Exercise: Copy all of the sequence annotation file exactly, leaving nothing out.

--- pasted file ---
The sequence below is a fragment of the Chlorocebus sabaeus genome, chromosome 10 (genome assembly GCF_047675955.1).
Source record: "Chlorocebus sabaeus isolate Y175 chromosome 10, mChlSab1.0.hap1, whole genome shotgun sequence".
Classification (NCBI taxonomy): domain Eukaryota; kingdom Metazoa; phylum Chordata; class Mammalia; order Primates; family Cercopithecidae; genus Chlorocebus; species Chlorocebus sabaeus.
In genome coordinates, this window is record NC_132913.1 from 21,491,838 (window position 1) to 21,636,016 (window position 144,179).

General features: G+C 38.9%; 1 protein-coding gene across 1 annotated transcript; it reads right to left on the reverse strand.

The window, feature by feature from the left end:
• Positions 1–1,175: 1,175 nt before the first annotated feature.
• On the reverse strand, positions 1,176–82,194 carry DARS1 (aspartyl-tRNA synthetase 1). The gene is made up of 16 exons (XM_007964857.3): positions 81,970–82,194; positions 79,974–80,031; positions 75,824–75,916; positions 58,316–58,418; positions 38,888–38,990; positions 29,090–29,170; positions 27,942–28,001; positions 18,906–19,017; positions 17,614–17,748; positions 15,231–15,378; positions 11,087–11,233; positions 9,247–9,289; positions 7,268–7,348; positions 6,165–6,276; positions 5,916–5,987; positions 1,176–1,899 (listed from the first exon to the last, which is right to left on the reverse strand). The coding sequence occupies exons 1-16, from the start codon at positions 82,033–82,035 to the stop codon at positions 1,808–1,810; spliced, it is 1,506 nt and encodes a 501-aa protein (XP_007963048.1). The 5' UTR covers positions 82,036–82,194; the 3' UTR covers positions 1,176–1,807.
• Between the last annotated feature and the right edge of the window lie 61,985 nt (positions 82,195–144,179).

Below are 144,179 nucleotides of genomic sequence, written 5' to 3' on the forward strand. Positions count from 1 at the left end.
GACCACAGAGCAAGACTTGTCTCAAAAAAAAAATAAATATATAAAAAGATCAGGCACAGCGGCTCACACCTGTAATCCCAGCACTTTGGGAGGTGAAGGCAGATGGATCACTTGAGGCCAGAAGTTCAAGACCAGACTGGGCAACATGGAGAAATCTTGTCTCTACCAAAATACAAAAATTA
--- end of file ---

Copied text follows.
The sequence below is a fragment of the Chlorocebus sabaeus genome, chromosome 10 (genome assembly GCF_047675955.1).
Source record: "Chlorocebus sabaeus isolate Y175 chromosome 10, mChlSab1.0.hap1, whole genome shotgun sequence".
Classification (NCBI taxonomy): domain Eukaryota; kingdom Metazoa; phylum Chordata; class Mammalia; order Primates; family Cercopithecidae; genus Chlorocebus; species Chlorocebus sabaeus.
In genome coordinates, this window is record NC_132913.1 from 21,491,838 (window position 1) to 21,636,016 (window position 144,179).

General features: G+C 38.9%; 1 protein-coding gene across 1 annotated transcript; it reads right to left on the reverse strand.

The window, feature by feature from the left end:
• Positions 1–1,175: 1,175 nt before the first annotated feature.
• On the reverse strand, positions 1,176–82,194 carry DARS1 (aspartyl-tRNA synthetase 1). The gene is made up of 16 exons (XM_007964857.3): positions 81,970–82,194; positions 79,974–80,031; positions 75,824–75,916; positions 58,316–58,418; positions 38,888–38,990; positions 29,090–29,170; positions 27,942–28,001; positions 18,906–19,017; positions 17,614–17,748; positions 15,231–15,378; positions 11,087–11,233; positions 9,247–9,289; positions 7,268–7,348; positions 6,165–6,276; positions 5,916–5,987; positions 1,176–1,899 (listed from the first exon to the last, which is right to left on the reverse strand). The coding sequence occupies exons 1-16, from the start codon at positions 82,033–82,035 to the stop codon at positions 1,808–1,810; spliced, it is 1,506 nt and encodes a 501-aa protein (XP_007963048.1). The 5' UTR covers positions 82,036–82,194; the 3' UTR covers positions 1,176–1,807.
• Between the last annotated feature and the right edge of the window lie 61,985 nt (positions 82,195–144,179).

Below are 144,179 nucleotides of genomic sequence, written 5' to 3' on the forward strand. Positions count from 1 at the left end.
GACCACAGAGCAAGACTTGTCTCAAAAAAAAAATAAATATATAAAAAGATCAGGCACAGCGGCTCACACCTGTAATCCCAGCACTTTGGGAGGTGAAGGCAGATGGATCACTTGAGGCCAGAAGTTCAAGACCAGACTGGGCAACATGGAGAAATCTTGTCTCTACCAAAATACAAAAATTA